I call my five-step strategy the Breakthrough Manifesto, and for me, breakthrough often comes through a breakdown. But you don’t have to have a tragedy or a disaster to shock you into a success!

Step 1: PURPOSE

You have to have a purpose. Why are you here? What are you committed to? What is your reason for your business or your work, and how can you serve people? Making money is great, but that’s not necessarily a great purpose.

For me, it was to entertain and educate. I love to help people understand themselves and be more successful through engaging, motivating, and sometimes funny stories!

Step 2: BEING

To have successful results, you have to be successful. It’s essential to do things and to take action, but it just as important if not more important to embody success. If you think this business won’t work or that you are that great at sales, that will become your reality no matter how much you take action, spend on consulting, or invest in technology.

I started a business, and every new client I approached had an excuse why they didn’t want to work with me. I realized that I didn’t believe in myself. I was approaching these successful people not as another successful person but as someone who wasn’t as good as them. Why would they want to work with someone who is being like that? After I realized why I was doing that, I became a great salesperson, and it didn’t matter how successful they were or how much money they made!

Step 3: INTENTIONS

Goals are important, but intentions are bigger and more powerful. When I first moved into a bigger business, I intended to make more money and spend less time at work. A sample goal is to make 100 dollars today; a sample intention is to have money easily flow to meet all my needs. A goal is something you either achieve or not: the more specific, the better. An intention is much broader and opens up to all kinds of possibilities.

I had an intention of having a place at the beach for the summer. A place like that costs thousands of dollars in California. I didn’t know how that could happen, but I wanted to have somewhere that my son and I could enjoy. Soon after setting this intention, a friend told me that she was renting a studio attached to her home. It was one ½ a block from the sea and a beautiful beach, and it was cheap! It was basic but had parking, and it turned out to be perfect. I would never have guessed that inside doesn’t match the outside. Focus on asking for more and receiving.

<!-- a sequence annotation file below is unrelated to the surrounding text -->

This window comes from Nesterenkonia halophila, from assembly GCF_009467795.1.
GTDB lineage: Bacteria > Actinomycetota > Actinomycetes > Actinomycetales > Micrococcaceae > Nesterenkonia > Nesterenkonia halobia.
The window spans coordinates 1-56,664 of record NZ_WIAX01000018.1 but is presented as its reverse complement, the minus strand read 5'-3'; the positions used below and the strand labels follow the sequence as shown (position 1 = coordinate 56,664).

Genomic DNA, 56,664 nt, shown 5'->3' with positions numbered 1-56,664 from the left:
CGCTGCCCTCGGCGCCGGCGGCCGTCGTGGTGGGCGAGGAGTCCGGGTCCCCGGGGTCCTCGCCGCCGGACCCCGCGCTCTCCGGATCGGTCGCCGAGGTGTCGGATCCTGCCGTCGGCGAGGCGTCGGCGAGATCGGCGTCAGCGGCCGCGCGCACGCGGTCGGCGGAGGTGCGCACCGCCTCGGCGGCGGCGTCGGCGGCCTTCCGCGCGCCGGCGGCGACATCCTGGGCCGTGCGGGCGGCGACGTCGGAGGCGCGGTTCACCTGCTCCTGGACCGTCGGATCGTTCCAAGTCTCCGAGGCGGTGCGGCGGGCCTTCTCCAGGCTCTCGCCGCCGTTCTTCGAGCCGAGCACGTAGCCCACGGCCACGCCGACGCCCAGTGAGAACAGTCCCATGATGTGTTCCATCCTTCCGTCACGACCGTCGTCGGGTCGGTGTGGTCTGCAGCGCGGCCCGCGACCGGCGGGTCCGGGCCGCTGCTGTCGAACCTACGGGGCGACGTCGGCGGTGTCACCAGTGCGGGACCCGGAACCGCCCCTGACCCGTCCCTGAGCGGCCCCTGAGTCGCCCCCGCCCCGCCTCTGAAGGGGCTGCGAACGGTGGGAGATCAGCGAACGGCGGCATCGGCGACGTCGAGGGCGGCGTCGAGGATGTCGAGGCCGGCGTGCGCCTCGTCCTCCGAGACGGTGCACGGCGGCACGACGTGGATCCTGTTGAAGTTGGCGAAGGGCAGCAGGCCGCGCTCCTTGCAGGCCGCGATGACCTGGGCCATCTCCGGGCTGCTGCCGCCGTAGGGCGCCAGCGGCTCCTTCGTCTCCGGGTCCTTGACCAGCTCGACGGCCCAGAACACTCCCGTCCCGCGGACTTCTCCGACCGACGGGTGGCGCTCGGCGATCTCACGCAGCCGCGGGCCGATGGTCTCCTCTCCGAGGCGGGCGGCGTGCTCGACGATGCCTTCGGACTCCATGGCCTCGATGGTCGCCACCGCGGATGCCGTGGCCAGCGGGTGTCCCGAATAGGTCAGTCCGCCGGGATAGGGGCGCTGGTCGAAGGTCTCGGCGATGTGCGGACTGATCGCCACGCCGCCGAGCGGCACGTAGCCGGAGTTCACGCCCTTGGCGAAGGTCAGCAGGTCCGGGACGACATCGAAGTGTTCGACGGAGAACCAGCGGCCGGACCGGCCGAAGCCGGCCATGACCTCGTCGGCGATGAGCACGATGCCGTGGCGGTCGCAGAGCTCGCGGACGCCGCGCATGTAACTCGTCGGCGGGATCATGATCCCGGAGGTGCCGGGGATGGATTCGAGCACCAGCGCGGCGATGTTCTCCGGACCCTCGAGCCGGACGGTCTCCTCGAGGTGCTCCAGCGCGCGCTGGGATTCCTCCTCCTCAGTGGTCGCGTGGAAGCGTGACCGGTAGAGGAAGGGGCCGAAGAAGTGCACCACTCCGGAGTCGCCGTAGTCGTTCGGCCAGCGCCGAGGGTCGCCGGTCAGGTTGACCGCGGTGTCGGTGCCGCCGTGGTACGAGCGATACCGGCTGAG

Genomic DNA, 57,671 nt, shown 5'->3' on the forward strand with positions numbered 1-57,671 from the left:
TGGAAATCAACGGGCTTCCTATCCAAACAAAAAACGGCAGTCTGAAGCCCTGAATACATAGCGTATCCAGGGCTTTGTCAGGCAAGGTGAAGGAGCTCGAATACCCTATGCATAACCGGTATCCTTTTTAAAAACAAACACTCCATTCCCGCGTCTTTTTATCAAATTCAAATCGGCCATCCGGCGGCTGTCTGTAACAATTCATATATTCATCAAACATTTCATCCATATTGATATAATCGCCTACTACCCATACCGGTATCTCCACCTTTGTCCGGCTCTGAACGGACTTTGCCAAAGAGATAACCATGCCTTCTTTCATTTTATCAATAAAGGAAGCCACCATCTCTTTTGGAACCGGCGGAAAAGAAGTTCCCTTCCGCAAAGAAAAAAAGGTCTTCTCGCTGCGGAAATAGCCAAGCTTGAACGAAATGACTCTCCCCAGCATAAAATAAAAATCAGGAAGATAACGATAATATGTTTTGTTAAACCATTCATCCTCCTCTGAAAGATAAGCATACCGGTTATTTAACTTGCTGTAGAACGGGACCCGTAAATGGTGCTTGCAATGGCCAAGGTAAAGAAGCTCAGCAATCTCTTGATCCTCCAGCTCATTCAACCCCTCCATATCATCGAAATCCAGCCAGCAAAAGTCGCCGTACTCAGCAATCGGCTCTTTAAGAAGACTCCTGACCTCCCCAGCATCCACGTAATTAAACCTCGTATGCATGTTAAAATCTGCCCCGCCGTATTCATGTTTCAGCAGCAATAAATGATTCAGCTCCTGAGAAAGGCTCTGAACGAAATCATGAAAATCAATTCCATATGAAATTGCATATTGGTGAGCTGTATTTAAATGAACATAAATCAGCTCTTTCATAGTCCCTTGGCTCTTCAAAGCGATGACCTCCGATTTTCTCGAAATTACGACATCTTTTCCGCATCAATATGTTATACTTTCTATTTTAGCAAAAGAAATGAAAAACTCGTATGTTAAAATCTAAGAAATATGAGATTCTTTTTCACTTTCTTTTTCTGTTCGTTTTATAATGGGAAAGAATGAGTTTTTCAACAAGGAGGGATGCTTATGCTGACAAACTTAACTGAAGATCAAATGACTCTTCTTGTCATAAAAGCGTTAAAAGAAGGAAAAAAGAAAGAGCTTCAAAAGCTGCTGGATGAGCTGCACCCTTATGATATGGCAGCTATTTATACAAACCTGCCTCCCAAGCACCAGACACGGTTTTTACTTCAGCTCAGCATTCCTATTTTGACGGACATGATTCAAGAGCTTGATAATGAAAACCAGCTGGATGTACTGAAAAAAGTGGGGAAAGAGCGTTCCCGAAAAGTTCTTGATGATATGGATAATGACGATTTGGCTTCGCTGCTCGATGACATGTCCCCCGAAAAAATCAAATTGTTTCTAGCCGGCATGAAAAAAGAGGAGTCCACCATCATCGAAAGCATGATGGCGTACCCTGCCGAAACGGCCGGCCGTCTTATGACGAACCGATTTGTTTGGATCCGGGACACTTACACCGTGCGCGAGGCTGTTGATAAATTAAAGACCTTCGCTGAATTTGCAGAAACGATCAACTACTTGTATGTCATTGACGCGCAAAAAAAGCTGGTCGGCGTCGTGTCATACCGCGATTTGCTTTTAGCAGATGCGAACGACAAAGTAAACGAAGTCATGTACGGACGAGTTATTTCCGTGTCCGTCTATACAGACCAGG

Chapter 4: FAITH

As I started my business, it was scary. I sometimes didn’t know how I would make it. I didn’t know how I would be successful. But I did see that it was the right thing to do. Having faith to me means that even when things don’t make sense that you know somehow, you will get through this and have the chance to learn from it. Faith is often associated with a religious or spiritual belief, but it doesn’t have to be. If you ever have had the intuition to do something that is part of faith. A friend says something, but you doubt it and then find out later you were right. They were not telling you the truth. Or you have a feeling not to travel that day and later hear about an accident on the same route. Or you don’t think you will be able to pay your bills, and then out of the blue comes a gift. That is faith. Faith is being open, asking questions, and looking for signs. If your mantra is that I’m broke and I don’t have any way of making money, that doesn’t help you break through to money and making more.

When my partner died, I owed 100% of the bills and only had 50% of the income. I struggled with money. One day I had a demand for 1000 dollars and didn’t know how to pay it. The next day, I got a check from a friend who said she had a tax refund and decided I might need it. The same thing has happened in business when I have faith.

Chapter 5: FLOW